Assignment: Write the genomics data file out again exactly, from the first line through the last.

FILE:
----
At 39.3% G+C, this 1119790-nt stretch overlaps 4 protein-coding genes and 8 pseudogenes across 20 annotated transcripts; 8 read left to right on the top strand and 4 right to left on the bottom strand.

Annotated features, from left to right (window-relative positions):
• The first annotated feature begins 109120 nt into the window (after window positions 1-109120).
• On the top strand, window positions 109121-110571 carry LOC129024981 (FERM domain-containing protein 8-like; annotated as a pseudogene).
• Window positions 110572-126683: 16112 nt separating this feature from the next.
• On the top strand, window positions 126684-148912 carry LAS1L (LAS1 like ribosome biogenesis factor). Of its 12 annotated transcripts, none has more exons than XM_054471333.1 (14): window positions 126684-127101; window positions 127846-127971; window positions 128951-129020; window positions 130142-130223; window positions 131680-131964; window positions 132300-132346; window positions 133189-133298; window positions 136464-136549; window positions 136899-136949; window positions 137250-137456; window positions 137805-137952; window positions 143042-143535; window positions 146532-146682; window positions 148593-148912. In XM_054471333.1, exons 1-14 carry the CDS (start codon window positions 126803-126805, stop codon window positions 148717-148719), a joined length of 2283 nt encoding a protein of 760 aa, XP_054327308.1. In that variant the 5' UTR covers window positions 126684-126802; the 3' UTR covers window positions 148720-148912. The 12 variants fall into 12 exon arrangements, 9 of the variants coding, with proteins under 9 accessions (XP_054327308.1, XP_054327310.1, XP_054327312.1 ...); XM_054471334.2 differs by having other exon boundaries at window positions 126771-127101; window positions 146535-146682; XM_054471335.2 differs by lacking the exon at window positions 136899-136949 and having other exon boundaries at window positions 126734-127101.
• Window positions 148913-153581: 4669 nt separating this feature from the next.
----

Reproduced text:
At 39.3% G+C, this 1119790-nt stretch overlaps 4 protein-coding genes and 8 pseudogenes across 20 annotated transcripts; 8 read left to right on the top strand and 4 right to left on the bottom strand.

Annotated features, from left to right (window-relative positions):
• The first annotated feature begins 109120 nt into the window (after window positions 1-109120).
• On the top strand, window positions 109121-110571 carry LOC129024981 (FERM domain-containing protein 8-like; annotated as a pseudogene).
• Window positions 110572-126683: 16112 nt separating this feature from the next.
• On the top strand, window positions 126684-148912 carry LAS1L (LAS1 like ribosome biogenesis factor). Of its 12 annotated transcripts, none has more exons than XM_054471333.1 (14): window positions 126684-127101; window positions 127846-127971; window positions 128951-129020; window positions 130142-130223; window positions 131680-131964; window positions 132300-132346; window positions 133189-133298; window positions 136464-136549; window positions 136899-136949; window positions 137250-137456; window positions 137805-137952; window positions 143042-143535; window positions 146532-146682; window positions 148593-148912. In XM_054471333.1, exons 1-14 carry the CDS (start codon window positions 126803-126805, stop codon window positions 148717-148719), a joined length of 2283 nt encoding a protein of 760 aa, XP_054327308.1. In that variant the 5' UTR covers window positions 126684-126802; the 3' UTR covers window positions 148720-148912. The 12 variants fall into 12 exon arrangements, 9 of the variants coding, with proteins under 9 accessions (XP_054327308.1, XP_054327310.1, XP_054327312.1 ...); XM_054471334.2 differs by having other exon boundaries at window positions 126771-127101; window positions 146535-146682; XM_054471335.2 differs by lacking the exon at window positions 136899-136949 and having other exon boundaries at window positions 126734-127101.
• Window positions 148913-153581: 4669 nt separating this feature from the next.